By Atom Markarian
Turkey’s continuing refusal to open its border with Armenia could be successfully challenged by Yerevan after it secures membership of the World Trade Organization, a WTO expert said on Wednesday. Peter Narey, who works as a senior consultant at the Geneva-based body setting rules for global trade, argued that WTO rules prohibit member states from imposing economic blockades on each other and require them to guarantee free transit of cargoes through their territory.
“It would be very difficult for Turkey to maintain a prohibition on Armenian transit,” he said. “Turkey is a member of the WTO and I don’t see how it can justify such policy. If you are a member of the WTO you can use WTO mechanisms to force other countries to respect the rules.”
Successive Turkish governments have linked normalization of relations with Armenia to a resolution of the Nagorno-Karabakh conflict that would restore Baku’s control of the disputed region and lead to the return of occupied Azerbaijani territories. Turkey and Azerbaijan share close ethnic and cultural affinity.
Travel and commercial exchange between Turkey and Armenia has been carried out mainly through Georgia ever since Ankara closed its border with its northeastern neighbor in 1993. The blockade was later softened with the reopening of Turkish air space to commercial planes flying to and from Armenia.
Narey was speaking in Yerevan at a seminar on the implications of Armenia joining the WTO, which senior government officials now say is likely to happen before the end of this year. Tigran Davtian, deputy minister of trade and industry, said the Armenian government’s six-year negotiations with 140 members of the trade body are nearing completion, with most of the terms of the country’s membership already agreed.
Davtian said the only remaining obstacle is US demands for the liberalization of Armenia’s telecommunications market and a more effective enforcement of copyright laws. The US government objects to the controversial 15-year monopoly granted to the ArmenTel operator in 1998 under the terms of its acquisition by the Hellenic Telecommunications Organization (OTE). The government in Yerevan has been in talks with top OTE executives over the possibility of abolishing the monopoly since last September. So far they have yielded no results.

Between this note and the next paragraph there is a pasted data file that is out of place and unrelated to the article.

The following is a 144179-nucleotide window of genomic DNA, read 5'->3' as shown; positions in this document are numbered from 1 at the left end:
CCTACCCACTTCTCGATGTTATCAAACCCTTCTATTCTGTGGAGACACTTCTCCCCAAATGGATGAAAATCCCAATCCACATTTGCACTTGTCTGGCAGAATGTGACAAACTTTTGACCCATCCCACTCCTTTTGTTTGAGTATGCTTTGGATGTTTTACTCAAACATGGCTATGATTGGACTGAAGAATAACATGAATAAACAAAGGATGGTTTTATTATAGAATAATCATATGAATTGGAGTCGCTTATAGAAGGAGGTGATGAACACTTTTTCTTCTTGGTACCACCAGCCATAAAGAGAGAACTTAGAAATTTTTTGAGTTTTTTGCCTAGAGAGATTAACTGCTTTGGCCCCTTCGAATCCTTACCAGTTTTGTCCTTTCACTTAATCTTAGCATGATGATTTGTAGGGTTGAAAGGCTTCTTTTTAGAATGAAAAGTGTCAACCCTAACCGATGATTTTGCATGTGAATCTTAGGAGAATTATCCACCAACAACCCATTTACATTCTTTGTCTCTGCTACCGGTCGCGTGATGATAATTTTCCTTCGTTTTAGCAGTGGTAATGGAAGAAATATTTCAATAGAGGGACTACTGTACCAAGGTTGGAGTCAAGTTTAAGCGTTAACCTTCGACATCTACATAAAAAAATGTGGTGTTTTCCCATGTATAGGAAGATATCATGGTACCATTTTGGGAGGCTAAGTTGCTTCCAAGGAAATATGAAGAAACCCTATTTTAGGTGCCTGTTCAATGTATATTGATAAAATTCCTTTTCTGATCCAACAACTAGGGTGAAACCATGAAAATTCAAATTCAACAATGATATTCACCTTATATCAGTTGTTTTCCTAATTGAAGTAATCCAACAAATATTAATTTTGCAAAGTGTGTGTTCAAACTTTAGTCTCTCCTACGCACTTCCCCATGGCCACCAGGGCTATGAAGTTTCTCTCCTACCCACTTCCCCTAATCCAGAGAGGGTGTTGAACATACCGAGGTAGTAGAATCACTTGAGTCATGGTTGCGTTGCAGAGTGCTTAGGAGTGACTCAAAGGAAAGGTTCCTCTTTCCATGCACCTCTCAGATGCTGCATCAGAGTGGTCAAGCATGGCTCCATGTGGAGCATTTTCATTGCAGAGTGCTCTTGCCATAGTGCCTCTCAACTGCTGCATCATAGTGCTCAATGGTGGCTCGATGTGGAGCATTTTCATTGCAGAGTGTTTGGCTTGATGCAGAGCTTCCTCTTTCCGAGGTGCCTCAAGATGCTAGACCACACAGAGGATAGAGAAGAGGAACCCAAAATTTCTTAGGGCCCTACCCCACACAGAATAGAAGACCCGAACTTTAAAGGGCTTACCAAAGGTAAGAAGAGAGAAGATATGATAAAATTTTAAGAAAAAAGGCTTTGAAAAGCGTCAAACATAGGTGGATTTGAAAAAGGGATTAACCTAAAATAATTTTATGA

Davtian, who had earlier predicted WTO membership before the end of 2000, said his government will soon agree a compromise deal with US trade officials. He added that agreement has already been reached with Canada and Australia, two leading WTO members that also set conditions for Armenia’s entry into the organization.
The two nations were insisting throughout last year that Armenia ensure equal treatment of domestic and imported agricultural products by abolishing a 10 percent import duty on some foodstuffs. They also demanded that government subsidies to the Armenian agricultural sector do not exceed $40 million per annum.
The authorities now expect that Armenia will be granted a five-year transition period during which it will be allowed to keep its trade regime, seen as one of the most liberal in the former Soviet Union, unchanged.
Some local manufacturers have expressed concern at a further opening of Armenia’s markets to, fearing that cheaper imports would undermine their positions. Sedrak Sedrakian, vice-chairman of the Yerevan-based Grand Sun company which produces electrical lamps and other appliances, said: “If we get in today we will only suffer damages. You just can’t let a toddler fight with heavyweights.”